Trema tomentosa var. aspera

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Trema tomentosaFamily: Cannabaceae
Genus: Trema
Synonym: T. tomentosa var. viridis
Common name: Poison peach bush
ALA reference

As I have noted in previous articles I’m amazed at how many plants of this species have appeared in the areas where the cat’s claw and Ochna have been removed. Hundreds of plants have come up and continue to do so. This is despite the fact that a few years ago I could not find a plant anywhere in the reserve. While these plants are not very exciting in appearance, I think they are particularly useful in our current regenerating environment. They are an early pioneer species and grow quickly. However they are especially useful for providing bush tucker for the native wildlife.

  • Our swamp wallabies seem to love nibbling the new growth on the ends of the lower branches.
  • The plants start to flower and set fruit when they are about three years old. The small black fruit attract fruit eating birds such as Silver eyes and Lewin’s Honeyeaters. Even though these shrubs produce copious quantities of fruit the birds seem to take all the fruit as soon as it is ripe.
  • The leaves of this species also provide food for many insect larvae. For this reason the plants generally have a fairly ragged appearance. Even though many of the leaves show the signs of insect attack, it is actually quite hard to find any caterpillars.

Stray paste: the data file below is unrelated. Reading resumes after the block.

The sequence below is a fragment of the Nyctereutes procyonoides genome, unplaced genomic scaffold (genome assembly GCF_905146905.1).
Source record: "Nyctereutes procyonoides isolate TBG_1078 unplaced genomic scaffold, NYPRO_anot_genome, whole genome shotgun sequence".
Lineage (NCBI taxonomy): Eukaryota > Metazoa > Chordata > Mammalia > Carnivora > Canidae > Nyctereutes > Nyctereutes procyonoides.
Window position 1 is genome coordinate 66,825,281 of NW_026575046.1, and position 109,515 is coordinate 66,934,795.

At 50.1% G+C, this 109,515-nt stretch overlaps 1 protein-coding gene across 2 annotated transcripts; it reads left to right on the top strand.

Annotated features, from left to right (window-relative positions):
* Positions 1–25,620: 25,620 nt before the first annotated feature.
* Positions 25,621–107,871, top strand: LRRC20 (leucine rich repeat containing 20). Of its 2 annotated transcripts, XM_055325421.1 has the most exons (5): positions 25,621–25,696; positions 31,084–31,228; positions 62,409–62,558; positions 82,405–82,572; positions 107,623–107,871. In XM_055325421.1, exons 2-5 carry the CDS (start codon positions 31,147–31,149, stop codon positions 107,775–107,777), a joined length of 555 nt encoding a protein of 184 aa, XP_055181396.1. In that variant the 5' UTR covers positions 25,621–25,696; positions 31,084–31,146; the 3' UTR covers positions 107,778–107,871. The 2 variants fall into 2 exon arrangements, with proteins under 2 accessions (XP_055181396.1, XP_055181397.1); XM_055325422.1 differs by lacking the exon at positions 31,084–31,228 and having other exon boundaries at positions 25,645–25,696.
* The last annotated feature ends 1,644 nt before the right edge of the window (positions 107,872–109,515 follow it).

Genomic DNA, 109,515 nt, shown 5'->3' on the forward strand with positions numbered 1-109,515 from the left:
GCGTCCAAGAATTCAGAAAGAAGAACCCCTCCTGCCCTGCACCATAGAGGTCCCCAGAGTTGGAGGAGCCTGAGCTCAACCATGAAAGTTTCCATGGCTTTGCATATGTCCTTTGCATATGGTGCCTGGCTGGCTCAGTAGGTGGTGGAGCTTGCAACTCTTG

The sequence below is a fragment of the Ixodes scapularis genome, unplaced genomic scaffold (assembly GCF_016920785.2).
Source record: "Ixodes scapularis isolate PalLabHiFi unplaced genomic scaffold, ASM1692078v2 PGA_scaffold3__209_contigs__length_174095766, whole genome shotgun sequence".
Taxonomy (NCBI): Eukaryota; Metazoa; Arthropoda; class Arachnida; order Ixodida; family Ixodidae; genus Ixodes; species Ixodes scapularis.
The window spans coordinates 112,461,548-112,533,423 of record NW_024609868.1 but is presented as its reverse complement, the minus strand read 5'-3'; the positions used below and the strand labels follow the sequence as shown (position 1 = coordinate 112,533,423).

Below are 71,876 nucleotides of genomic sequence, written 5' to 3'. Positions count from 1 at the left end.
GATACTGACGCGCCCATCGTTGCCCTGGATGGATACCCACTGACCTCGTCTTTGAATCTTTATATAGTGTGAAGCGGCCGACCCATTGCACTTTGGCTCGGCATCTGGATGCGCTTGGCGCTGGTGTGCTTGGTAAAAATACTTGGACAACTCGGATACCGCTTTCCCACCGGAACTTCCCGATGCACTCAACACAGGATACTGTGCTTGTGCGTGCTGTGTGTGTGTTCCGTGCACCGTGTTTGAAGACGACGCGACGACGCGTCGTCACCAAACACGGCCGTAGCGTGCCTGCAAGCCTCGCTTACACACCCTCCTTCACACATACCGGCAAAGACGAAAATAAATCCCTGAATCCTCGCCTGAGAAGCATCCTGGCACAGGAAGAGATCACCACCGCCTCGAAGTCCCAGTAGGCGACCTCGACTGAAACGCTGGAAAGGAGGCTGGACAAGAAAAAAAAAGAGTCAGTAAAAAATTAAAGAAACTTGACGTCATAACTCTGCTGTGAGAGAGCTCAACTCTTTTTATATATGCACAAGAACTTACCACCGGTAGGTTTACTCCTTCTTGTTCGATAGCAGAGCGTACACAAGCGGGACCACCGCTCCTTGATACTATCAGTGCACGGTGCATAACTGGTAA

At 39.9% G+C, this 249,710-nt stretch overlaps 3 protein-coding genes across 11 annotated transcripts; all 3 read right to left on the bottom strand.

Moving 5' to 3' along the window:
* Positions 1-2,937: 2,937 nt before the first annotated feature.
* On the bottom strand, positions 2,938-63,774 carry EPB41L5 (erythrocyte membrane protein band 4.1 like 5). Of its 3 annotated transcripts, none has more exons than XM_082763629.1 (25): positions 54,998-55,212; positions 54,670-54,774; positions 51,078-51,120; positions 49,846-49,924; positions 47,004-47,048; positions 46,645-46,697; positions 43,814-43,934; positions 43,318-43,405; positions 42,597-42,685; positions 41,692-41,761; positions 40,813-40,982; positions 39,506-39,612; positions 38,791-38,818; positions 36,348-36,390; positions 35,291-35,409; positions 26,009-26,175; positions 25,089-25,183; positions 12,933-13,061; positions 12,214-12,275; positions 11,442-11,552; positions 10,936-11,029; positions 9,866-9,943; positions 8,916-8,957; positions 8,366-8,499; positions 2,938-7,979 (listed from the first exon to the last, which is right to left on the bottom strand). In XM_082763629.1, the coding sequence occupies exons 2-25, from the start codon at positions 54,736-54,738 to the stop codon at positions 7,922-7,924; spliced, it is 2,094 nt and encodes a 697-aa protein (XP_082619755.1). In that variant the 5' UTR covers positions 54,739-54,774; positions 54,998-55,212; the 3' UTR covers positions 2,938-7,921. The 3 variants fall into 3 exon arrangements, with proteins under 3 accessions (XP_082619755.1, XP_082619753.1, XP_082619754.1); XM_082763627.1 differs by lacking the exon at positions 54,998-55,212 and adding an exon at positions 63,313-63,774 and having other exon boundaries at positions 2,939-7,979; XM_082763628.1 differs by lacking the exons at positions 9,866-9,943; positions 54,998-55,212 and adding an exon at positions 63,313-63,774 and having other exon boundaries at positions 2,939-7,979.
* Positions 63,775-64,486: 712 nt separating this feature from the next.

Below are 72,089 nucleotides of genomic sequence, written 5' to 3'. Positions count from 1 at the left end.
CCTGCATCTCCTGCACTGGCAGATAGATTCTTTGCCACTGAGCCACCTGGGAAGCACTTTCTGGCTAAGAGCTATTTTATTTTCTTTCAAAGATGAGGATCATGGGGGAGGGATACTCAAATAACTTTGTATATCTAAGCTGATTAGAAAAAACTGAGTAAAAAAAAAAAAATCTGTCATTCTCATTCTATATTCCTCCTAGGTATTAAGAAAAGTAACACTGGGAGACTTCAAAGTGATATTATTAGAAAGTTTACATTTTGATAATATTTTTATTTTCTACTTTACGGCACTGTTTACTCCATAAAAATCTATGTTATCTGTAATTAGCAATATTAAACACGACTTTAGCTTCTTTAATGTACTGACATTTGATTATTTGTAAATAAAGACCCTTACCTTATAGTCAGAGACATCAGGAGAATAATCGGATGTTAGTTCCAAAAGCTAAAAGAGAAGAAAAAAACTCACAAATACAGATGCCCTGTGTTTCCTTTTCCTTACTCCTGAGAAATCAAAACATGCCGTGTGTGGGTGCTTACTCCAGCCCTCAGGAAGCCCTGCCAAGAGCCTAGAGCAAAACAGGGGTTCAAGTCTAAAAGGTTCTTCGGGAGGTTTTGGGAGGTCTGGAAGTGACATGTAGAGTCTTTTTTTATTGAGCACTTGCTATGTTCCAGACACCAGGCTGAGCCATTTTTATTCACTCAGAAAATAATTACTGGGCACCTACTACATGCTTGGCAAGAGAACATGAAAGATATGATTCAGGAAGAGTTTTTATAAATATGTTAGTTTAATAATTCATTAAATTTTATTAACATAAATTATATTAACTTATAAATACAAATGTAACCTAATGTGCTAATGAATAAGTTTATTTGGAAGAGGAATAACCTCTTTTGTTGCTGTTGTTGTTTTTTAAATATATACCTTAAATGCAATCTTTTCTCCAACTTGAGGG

• The leaves also provide food for leaf eating insects.

(June 2010)

These Trema tomentosa shrubs came up here just over two years ago and are now about 4 metres high and laden with ripening fruit. The small fruit are about 3mm in diameter and turn black when ripe. The ripe fruit seem to disappear very quickly and I suspect they are being eaten by small birds. (February 2010)

I continue to be astounded by the hundreds (possibly thousands) of seedlings of this species that have germinated in the cleared areas; particularly so because I have never found a mature plant in the Reserve. It is difficult to believe that so many seeds could have been distributed so widely by birds. I can only conclude that this species must have been common on the site before it was overrun by the cat’s claw creeper and that the seeds can lie dormant for an extended period. The plants that came up about 15 months ago are now in flower and starting to set fruit. This plant seems to be an excellent pioneer species in the regeneration of the areas that have been cleared of cat’s claw, Ochna and other weeds. It also seems to be a favourite of the swamp wallabies as most young plants have the tips and new growth eaten off. (January 2009)

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